That is indeed a high threshold; unfortunately Chaput applies it only to the cultural methods of promoting life usually favored by Democrats. Of course, voting for a “prolife” candidate does not guarantee that he will appoint Supreme Court justices who accept the church’s natural-law arguments against abortion. Nor does it mean that anti-Roe appointees will be approved by what is sure to be a Democratic Congress. Is a Catholic voter supposed to overlook how the Republican Party has failed to deliver Roe’s reversal in thirty-five years? Given that political reality, how could “voting prolife” in that narrow and unsuccessful sense be a sufficient explanation to the victims of abortion?
That criticism aside, Render unto Caesar does offer well-constructed, thoughtful, and accessible arguments. The archbishop displays an impressive command of church documents and literature. Chaput writes because he is “increasingly tired of the church and her people being told to be quiet on public issues.” And it is clear that he has no intention of being quiet, nor, given his insight and erudition, should he be. Still, it is puzzling that, apart from the issue of abortion and related sexual matters, most of the social gospel that dominates Korzen and Kelley’s book is absent from Chaput’s. Korzen and Kelley argue that the GOP’s claim that voting for anti-Roe candidates is the way to vote Catholic has hampered a fuller presentation of the church’s social teaching. Does Chaput make their point for them?
The archbishop is correct to insist that “Christian faith is always personal but never private.” Yet he fails to highlight the tension between that proposition and the (post-JFK) Catholic acceptance of the religious freedom of others who may contest church teaching. Chaput clearly desires the Catholic position on life issues to be the law of the land, but how does that happen when the majority resists? His answer is familiar: truth cannot be denied. But to the unconvinced non-Catholic, that answer begs the question, or at least elides the major difficulty. And if the wrong-headed, truth-denying majority resists for three decades and more, why not look for another way to reduce the number of abortions? Indeed, is not one duty-bound to look?
More than Korzen and Kelley, Chaput blames deficient moral formation and resistance to sexual self-control for the wider culture’s unwillingness to protect the unborn. He stresses the importance of struggling against personal sin. Here the book returns to its underlying emphasis: the truth of the church’s views on contraception and “other inconvenient teachings,” as Chaput puts it. The contraceptive mentality, he argues, reshapes sexual morality, leads to higher divorce and illegitimacy, creates pressures for legalized abortion, and coarsens male-female relations. He speculates that the Catholic Church gets bad reviews in the national media for telling that truth.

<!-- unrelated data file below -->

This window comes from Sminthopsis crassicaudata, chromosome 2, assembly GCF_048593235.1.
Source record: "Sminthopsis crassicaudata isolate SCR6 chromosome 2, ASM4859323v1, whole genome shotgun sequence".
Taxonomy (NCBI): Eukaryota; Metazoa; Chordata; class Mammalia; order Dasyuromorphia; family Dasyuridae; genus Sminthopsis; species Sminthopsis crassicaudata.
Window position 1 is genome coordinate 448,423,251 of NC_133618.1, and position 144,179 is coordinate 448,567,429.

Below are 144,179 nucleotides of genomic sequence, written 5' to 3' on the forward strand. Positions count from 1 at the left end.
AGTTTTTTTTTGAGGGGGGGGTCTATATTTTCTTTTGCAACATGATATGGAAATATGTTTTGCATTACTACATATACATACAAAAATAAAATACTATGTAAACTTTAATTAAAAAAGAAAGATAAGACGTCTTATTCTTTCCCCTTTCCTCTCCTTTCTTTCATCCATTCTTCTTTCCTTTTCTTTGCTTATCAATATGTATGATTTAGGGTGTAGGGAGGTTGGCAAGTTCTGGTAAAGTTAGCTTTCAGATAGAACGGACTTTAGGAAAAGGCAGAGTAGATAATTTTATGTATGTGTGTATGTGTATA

Toward the end of the book, Chaput takes up the tendency of politicians to dissemble, which resonates strongly with readers confronted by presidential campaigns fighting over the “change” mantle. But these are passing observations, and the archbishop again returns to the injustice and sinfulness of abortion. “The law must be changed,” he declares. Yes, of course, but why understate how Catholic faith also requires believers to change conditions that apparently give rise to the horrible practice? As Benedict XVI writes in his encyclical Deus caritas est:
[I]f in my life I fail completely to heed others, solely out of a desire to be "devout" and perform "my religious duties," then my relationship with God will also grow arid. It becomes merely "proper," but loveless. Only my readiness to encounter my neighbor and to show him love makes me sensitive to God as well. Only if I serve my neighbor can my eyes be opened to what God does for me and how much he loves me.... Love of God and love of neighbor are thus inseparable, they form a single commandment.
This is common ground worthy of the scholarly work of Archbishop Chaput and the hope-filled effort of Chris Korzen and Alexia Kelley. Both books commend themselves to Catholics who take their faith seriously.